Here is the story of Mildred La Rue. There was not much bold Mildred dreaded, it’s true- except beets..She disliked all beets in soup, raw in salad or hidden in stew. Mildred possibly disliked beets more than any of you. She disliked beets in tin, sack or jar, she refused to pass farms when she journeyed abroad in her car. “Beyond any bend may be beets I know”, so with compass and map she planned alternate ways to go..
. There’s a light in the window above Godfrey’s Luggage tonight, a warm glow. There’s a “come hither” look in the knot she has tied in the drapes, a neat bow. Mildred has lived long, Mildred’s lived with a song in her heart, kept poems as friends and beets out of her shopping cart. And how do I know her? Miss Mildred La Rue, and did she, Godfrey ever cross paths with you?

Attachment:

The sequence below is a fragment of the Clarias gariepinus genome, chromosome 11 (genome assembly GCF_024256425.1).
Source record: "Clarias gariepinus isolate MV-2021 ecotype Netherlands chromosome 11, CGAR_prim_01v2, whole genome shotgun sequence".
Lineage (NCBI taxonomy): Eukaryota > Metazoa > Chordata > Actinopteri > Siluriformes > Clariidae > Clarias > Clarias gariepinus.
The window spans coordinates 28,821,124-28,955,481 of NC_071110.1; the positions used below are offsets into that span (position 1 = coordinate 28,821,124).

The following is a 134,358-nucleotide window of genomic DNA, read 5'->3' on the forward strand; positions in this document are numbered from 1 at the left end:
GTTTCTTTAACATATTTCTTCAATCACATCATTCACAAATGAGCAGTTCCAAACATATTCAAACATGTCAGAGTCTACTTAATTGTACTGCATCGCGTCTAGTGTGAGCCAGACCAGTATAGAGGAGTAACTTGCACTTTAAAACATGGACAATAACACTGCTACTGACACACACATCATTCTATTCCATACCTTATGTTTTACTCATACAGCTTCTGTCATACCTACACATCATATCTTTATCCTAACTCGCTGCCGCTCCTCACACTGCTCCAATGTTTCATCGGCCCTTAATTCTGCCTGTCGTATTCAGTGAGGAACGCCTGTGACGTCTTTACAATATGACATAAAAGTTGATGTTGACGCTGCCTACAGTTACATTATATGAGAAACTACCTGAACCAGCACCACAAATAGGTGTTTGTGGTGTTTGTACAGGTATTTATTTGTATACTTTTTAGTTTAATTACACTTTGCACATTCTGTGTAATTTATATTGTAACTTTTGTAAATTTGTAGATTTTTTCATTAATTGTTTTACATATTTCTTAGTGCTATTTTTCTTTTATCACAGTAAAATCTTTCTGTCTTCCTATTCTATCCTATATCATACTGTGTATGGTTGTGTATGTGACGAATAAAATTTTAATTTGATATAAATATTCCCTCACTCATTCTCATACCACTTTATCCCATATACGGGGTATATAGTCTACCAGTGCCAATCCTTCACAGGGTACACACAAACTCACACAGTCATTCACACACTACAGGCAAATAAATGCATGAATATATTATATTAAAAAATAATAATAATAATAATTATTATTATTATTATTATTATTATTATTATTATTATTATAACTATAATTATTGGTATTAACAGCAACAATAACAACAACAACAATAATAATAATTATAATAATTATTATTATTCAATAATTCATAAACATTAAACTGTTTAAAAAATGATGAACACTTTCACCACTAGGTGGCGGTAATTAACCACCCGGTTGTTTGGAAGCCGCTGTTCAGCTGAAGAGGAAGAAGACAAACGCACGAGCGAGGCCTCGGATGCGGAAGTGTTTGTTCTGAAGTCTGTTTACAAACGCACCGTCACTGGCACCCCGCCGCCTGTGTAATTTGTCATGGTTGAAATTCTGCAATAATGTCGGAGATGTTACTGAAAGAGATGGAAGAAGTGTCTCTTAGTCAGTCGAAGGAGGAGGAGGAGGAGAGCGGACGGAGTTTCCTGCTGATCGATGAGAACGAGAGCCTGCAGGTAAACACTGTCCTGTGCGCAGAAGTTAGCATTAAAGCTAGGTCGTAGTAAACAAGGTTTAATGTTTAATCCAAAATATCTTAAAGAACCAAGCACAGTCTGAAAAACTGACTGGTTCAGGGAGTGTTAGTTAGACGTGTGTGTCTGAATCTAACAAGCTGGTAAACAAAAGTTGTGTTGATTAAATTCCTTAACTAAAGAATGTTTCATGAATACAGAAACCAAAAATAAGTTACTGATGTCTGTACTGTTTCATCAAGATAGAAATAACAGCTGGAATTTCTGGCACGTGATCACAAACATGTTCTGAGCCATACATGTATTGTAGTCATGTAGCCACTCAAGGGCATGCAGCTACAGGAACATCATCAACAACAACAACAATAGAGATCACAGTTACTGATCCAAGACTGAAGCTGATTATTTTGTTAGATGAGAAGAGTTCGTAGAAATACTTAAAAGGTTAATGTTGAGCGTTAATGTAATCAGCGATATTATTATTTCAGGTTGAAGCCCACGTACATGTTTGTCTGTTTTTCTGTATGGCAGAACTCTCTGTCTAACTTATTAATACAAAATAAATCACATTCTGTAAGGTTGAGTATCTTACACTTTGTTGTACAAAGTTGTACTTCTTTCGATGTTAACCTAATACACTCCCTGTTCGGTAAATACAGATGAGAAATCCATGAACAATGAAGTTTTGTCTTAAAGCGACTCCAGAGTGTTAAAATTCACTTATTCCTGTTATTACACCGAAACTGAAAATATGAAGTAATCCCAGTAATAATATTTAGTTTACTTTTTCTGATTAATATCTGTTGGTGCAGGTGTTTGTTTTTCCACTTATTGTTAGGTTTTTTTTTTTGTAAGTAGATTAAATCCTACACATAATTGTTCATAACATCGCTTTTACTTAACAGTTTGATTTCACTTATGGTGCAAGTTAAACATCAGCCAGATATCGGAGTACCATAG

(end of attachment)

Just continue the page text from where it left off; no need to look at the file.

My long lost Vagabond Godfrey…No we never met, she told me over crumpets and tea. But like you, I to came here as a girl from the prairie. Was driving West, just oer the divide, stopped at a cafe, and sat down inside, enjoyed a fine breakfast of omelet with ham, and by chance found a poem. It was folded neatly, tucked hidden under those odd wee packets of jam, syrup, and honey. “The Lonely Rubbish” was the title, left by the Vagabond Godfrey. A ballad it was, a song of the open road he was on, and to Yorkton Saskatchewan at dawn
.He wrote of rubbish he saw being blown on a whirly -wind up the street, it sang of his lonely lifelong aversion to beets. So I snitched all the marmalade, paid the waitress cash, and stuck my found poem to the knob on my dash. Now live down the hallway from you, tell Godfrey thank you, from Mildred La Rue. Oh the tales that abound on the #50 Bus. There is poetry hidden in the least likely places, and may we find a bit of Godfrey deep inside us. She has tied her drapes oddly, in a neat bow, there is light always on in her window, a “come Hither” look, though I have never asked why, a warm glow. For she dislikes beets, this is all of Mildred I know.